Kidney Diet Tips

Kidney Health 101: Peritoneal Dialysis Basics and Benefits

If you recently learned you need treatment for kidney failure, you may be glad to hear you have choices when it comes to dialysis. Here’s a look at peritoneal dialysis (PD) to help you decide if this is a treatment option you want to discuss with your doctor. Talking with your nephrologist or attending a Kidney Smart® class can help you better understand your treatment options.

How is PD different?

PD differs from other dialysis options in that it uses the body’s own abdominal lining (the peritoneum) to clean the blood rather than a synthetic filter (dialyzer). If you choose PD, you’ll need a PD catheter surgically placed, typically through your abdomen. Typically the catheter exit site is allowed to heal for a few weeks, before you begin PD treatments.

In addition to dialyzing in the comfort of your own home and the schedule flexibility to continue with work, school, hobbies and other interests, you may experience additional benefits from PD such as: 

  • A more flexible diet –With a greater variety of food options.
  • Doorstep supplies – Get equipment delivered to your home or travel destination.
  • Fewer center visits –Visit your dialysis center typically twice a month for checkups instead of several times a week.
  • Fewer side effects – PD patients may experience fewer dialysis side effects, such as muscle cramps and unstable blood pressure.  
  • No needles – PD does not require the use of needles and instead uses a soft, flexible catheter to access the peritoneum.
  • Better preservation of remaining kidney function

How does PD work?

With PD, the dialysis fluid is pushed by a machine or gravity through the catheter into your body where it pulls waste and fluids through the peritoneum into the peritoneal cavity (a space within the abdominal cavity). After four to six hours, called “dwell time,” waste products, extra fluid and the dialysate are drained through the catheter. Each drain-and-fill session is called an “exchange,” which usually takes 30 to 40 minutes.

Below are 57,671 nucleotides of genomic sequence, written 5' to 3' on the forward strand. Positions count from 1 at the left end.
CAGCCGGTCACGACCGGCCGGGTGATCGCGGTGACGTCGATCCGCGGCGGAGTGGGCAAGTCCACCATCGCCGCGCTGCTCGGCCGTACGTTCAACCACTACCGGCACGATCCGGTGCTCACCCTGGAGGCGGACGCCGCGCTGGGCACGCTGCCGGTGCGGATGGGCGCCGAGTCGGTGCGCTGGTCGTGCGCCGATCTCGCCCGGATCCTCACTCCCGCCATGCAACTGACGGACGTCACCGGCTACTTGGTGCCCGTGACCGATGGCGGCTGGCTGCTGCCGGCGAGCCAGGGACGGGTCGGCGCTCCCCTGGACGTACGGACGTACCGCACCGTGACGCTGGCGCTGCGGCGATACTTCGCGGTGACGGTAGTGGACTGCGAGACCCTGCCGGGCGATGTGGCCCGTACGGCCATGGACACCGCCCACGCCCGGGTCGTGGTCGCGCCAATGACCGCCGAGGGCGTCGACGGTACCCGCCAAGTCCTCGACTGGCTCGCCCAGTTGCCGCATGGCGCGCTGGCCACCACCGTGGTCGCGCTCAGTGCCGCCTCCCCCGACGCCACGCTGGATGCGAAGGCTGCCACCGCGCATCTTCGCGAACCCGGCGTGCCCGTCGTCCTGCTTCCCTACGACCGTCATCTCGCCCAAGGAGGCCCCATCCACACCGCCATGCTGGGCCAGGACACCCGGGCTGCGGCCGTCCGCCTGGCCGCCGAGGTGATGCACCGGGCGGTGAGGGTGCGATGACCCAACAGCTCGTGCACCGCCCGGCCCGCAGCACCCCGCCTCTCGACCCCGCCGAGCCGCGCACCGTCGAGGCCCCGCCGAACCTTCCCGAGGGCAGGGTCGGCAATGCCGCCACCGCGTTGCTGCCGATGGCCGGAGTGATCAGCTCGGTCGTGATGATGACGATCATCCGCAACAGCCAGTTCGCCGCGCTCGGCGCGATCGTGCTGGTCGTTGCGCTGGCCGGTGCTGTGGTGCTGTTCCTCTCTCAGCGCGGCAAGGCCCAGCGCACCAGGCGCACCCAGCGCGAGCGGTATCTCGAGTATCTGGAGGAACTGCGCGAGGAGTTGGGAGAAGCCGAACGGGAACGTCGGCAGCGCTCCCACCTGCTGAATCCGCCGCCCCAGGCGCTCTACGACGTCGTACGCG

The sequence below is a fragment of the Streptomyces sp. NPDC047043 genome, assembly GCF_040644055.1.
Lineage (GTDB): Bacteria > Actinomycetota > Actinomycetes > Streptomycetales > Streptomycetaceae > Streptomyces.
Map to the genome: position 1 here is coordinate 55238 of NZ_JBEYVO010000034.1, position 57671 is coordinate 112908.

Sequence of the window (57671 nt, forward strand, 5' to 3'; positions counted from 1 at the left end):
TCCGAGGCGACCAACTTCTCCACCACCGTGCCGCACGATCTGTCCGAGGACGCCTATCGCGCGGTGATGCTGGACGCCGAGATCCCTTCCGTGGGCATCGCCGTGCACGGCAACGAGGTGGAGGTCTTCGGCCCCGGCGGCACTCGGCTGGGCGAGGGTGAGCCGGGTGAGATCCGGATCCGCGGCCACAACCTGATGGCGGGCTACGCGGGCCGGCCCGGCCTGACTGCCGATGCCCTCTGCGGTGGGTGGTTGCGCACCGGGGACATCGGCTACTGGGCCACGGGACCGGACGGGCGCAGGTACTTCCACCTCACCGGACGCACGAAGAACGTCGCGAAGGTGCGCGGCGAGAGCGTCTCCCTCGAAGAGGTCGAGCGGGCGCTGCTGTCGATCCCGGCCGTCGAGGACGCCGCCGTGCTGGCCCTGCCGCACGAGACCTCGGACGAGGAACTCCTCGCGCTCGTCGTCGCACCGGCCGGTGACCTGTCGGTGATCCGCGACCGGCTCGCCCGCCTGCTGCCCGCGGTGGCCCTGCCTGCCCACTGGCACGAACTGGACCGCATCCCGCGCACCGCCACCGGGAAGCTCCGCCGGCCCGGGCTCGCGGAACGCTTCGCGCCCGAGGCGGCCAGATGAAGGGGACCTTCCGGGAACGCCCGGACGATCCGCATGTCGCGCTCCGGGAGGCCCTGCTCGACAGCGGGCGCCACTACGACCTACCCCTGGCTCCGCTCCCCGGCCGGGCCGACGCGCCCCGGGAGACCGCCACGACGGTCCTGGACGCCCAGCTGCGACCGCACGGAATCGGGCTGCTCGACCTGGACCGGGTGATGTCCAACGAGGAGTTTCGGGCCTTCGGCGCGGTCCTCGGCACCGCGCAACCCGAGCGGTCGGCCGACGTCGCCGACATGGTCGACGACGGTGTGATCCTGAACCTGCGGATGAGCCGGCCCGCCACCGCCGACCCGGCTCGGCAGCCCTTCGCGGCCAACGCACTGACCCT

You can do PD during the day or night. If you choose automated peritoneal dialysis (APD), you’ll start exchanges at night while you sleep with a machine called a cycler, and depending on the volume of urine you still make you may also do some daytime exchanges. If you choose continuous ambulatory peritoneal dialysis (CAPD), you’ll do exchanges throughout the day. Either type of PD allows for you to still be able to continue your normal daytime activities.

What support is available?

While PD offers greater independence, choosing PD doesn’t mean you’re on your own. You’ll receive thorough training, ongoing education and a care team available 24/7. You’ll also receive personalized support from your nephrologist, PD nurses, dietitian, social worker, insurance specialist and others.

Is PD right for you?

Your nephrologist can offer you more information about PD and help you decide if PD is the right dialysis modality for you. You can also visit DaVita’s PD page to learn more, including PD facts, what to expect on PD and stories from people on PD. Get started by checking out Cheri’s story here.

Additional Kidney Diet Resources

Visit and explore these diet and nutrition resources:

This article is for informational purposes only and is not a substitute for medical advice or treatment. Consult your physician and dietitian regarding your specific diagnosis, treatment, diet and health questions.

Kidney Diet & Health Tips Team

Kidney Diet & Health Tips Team

The Kidney Diet & Health Tips Team offers insights and tips on kidney health.